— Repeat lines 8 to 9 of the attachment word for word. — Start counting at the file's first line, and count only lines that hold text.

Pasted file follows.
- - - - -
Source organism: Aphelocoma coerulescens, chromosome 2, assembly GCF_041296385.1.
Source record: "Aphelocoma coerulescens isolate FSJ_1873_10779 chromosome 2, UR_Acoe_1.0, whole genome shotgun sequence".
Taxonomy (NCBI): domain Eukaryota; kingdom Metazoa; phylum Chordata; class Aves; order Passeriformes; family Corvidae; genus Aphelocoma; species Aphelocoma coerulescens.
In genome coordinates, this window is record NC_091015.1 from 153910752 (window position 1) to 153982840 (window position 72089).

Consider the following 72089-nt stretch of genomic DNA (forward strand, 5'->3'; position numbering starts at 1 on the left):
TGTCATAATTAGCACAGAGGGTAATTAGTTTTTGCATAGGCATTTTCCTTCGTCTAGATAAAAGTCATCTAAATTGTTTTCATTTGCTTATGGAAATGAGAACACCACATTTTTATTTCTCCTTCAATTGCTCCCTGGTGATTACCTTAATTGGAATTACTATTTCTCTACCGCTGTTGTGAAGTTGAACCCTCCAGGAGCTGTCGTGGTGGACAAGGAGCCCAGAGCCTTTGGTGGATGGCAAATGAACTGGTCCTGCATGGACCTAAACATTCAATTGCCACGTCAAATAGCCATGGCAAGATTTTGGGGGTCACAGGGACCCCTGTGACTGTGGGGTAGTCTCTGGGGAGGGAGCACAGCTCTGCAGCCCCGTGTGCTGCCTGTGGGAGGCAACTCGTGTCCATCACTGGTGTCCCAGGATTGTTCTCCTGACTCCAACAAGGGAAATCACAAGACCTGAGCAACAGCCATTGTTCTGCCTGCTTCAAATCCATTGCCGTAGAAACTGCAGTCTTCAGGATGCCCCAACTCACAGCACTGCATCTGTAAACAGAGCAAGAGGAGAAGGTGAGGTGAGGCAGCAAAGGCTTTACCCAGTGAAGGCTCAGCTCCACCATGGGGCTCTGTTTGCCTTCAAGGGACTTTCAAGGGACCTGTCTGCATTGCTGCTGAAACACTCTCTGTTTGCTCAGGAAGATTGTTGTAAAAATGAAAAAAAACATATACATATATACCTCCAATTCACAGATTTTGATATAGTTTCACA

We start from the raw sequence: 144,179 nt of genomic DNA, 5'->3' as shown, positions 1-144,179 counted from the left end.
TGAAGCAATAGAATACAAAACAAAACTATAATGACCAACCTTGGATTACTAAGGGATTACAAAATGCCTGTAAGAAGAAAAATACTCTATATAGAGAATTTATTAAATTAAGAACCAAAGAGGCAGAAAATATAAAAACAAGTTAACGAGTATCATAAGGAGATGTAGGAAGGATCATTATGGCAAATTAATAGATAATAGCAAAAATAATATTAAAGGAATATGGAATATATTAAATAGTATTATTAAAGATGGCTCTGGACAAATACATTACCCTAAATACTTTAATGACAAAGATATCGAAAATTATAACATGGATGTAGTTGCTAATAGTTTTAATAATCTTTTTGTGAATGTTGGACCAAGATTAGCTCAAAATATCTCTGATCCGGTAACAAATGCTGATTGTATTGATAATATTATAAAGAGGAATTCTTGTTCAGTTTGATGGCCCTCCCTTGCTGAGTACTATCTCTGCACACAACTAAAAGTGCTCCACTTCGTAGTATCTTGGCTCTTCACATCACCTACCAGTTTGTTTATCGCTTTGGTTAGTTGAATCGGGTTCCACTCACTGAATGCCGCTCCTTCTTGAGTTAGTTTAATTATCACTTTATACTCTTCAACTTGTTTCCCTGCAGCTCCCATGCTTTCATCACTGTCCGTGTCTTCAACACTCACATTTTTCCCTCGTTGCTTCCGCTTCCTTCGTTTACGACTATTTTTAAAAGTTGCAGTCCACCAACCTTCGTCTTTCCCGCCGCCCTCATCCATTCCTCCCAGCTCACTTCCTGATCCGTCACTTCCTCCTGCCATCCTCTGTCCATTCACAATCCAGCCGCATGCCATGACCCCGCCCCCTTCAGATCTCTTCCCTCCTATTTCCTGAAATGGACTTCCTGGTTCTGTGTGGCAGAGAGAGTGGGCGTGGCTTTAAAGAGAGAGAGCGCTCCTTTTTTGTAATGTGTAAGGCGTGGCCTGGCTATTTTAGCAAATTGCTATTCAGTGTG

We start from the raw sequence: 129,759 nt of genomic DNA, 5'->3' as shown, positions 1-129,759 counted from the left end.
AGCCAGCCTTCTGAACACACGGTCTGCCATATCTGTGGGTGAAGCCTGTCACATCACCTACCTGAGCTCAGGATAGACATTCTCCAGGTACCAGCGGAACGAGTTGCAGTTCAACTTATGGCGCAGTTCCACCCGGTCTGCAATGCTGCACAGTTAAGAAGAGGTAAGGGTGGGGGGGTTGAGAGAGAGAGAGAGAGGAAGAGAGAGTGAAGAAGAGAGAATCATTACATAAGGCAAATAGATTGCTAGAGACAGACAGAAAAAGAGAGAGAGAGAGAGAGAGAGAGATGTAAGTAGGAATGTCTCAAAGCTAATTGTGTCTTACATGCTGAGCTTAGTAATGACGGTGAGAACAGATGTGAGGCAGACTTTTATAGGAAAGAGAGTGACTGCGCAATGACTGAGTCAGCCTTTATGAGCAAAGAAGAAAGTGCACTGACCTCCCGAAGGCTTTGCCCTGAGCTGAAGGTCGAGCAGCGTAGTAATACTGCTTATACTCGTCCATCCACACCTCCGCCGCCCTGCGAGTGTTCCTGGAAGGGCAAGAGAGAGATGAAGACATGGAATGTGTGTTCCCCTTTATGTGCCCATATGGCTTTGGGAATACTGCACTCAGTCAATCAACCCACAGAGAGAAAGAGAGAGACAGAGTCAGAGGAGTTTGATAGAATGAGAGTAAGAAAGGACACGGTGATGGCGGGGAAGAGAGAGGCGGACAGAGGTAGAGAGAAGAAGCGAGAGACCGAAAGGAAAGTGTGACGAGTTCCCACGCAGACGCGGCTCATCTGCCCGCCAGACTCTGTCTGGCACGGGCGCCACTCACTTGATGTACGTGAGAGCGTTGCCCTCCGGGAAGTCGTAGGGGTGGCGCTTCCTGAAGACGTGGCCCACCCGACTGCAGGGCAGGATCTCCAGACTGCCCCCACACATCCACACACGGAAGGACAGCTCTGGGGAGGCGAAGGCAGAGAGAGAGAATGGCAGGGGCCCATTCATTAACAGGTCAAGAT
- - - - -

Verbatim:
TGAAGCAATAGAATACAAAACAAAACTATAATGACCAACCTTGGATTACTAAGGGATTACAAAATGCCTGTAAGAAGAAAAATACTCTATATAGAGAATTTATTAAATTAAGAACCAAAGAGGCAGAAAATATAAAAACAAGTTAACGAGTATCATAAGGAGATGTAGGAAGGATCATTATGGCAAATTAATAGATAATAGCAAAAATAATATTAAAGGAATATGGAATATATTAAATAGTATTATTAAAGATGGCTCTGGACAAATACATTACCCTAAATACTTTAATGACAAAGATATCGAAAATTATAACATGGATGTAGTTGCTAATAGTTTTAATAATCTTTTTGTGAATGTTGGACCAAGATTAGCTCAAAATATCTCTGATCCGGTAACAAATGCTGATTGTATTGATAATATTATAAAGAGGAATTCTTGTTCAGTTTGATGGCCCTCCCTTGCTGAGTACTATCTCTGCACACAACTAAAAGTGCTCCACTTCGTAGTATCTTGGCTCTTCACATCACCTACCAGTTTGTTTATCGCTTTGGTTAGTTGAATCGGGTTCCACTCACTGAATGCCGCTCCTTCTTGAGTTAGTTTAATTATCACTTTATACTCTTCAACTTGTTTCCCTGCAGCTCCCATGCTTTCATCACTGTCCGTGTCTTCAACACTCACATTTTTCCCTCGTTGCTTCCGCTTCCTTCGTTTACGACTATTTTTAAAAGTTGCAGTCCACCAACCTTCGTCTTTCCCGCCGCCCTCATCCATTCCTCCCAGCTCACTTCCTGATCCGTCACTTCCTCCTGCCATCCTCTGTCCATTCACAATCCAGCCGCATGCCATGACCCCGCCCCCTTCAGATCTCTTCCCTCCTATTTCCTGAAATGGACTTCCTGGTTCTGTGTGGCAGAGAGAGTGGGCGTGGCTTTAAAGAGAGAGAGCGCTCCTTTTTTGTAATGTGTAAGGCGTGGCCTGGCTATTTTAGCAAATTGCTATTCAGTGTG

We start from the raw sequence: 129,759 nt of genomic DNA, 5'->3' as shown, positions 1-129,759 counted from the left end.